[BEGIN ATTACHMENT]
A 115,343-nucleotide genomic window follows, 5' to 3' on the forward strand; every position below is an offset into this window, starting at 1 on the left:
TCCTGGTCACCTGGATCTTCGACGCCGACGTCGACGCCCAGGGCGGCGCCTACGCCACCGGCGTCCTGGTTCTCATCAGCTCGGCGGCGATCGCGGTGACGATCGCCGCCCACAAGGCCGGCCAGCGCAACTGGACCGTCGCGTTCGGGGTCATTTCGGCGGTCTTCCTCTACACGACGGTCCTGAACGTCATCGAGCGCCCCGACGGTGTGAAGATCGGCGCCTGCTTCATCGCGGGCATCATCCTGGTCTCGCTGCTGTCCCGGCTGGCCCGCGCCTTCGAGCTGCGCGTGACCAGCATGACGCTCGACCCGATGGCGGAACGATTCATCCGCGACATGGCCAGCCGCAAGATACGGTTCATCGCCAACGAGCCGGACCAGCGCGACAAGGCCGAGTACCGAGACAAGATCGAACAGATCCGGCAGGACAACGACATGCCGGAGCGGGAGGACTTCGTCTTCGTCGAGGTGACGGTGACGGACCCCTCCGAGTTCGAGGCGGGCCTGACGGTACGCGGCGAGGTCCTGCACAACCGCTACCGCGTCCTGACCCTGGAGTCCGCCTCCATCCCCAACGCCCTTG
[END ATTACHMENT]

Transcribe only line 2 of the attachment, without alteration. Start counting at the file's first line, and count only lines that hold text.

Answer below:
TCCTGGTCACCTGGATCTTCGACGCCGACGTCGACGCCCAGGGCGGCGCCTACGCCACCGGCGTCCTGGTTCTCATCAGCTCGGCGGCGATCGCGGTGACGATCGCCGCCCACAAGGCCGGCCAGCGCAACTGGACCGTCGCGTTCGGGGTCATTTCGGCGGTCTTCCTCTACACGACGGTCCTGAACGTCATCGAGCGCCCCGACGGTGTGAAGATCGGCGCCTGCTTCATCGCGGGCATCATCCTGGTCTCGCTGCTGTCCCGGCTGGCCCGCGCCTTCGAGCTGCGCGTGACCAGCATGACGCTCGACCCGATGGCGGAACGATTCATCCGCGACATGGCCAGCCGCAAGATACGGTTCATCGCCAACGAGCCGGACCAGCGCGACAAGGCCGAGTACCGAGACAAGATCGAACAGATCCGGCAGGACAACGACATGCCGGAGCGGGAGGACTTCGTCTTCGTCGAGGTGACGGTGACGGACCCCTCCGAGTTCGAGGCGGGCCTGACGGTACGCGGCGAGGTCCTGCACAACCGCTACCGCGTCCTGACCCTGGAGTCCGCCTCCATCCCCAACGCCCTTG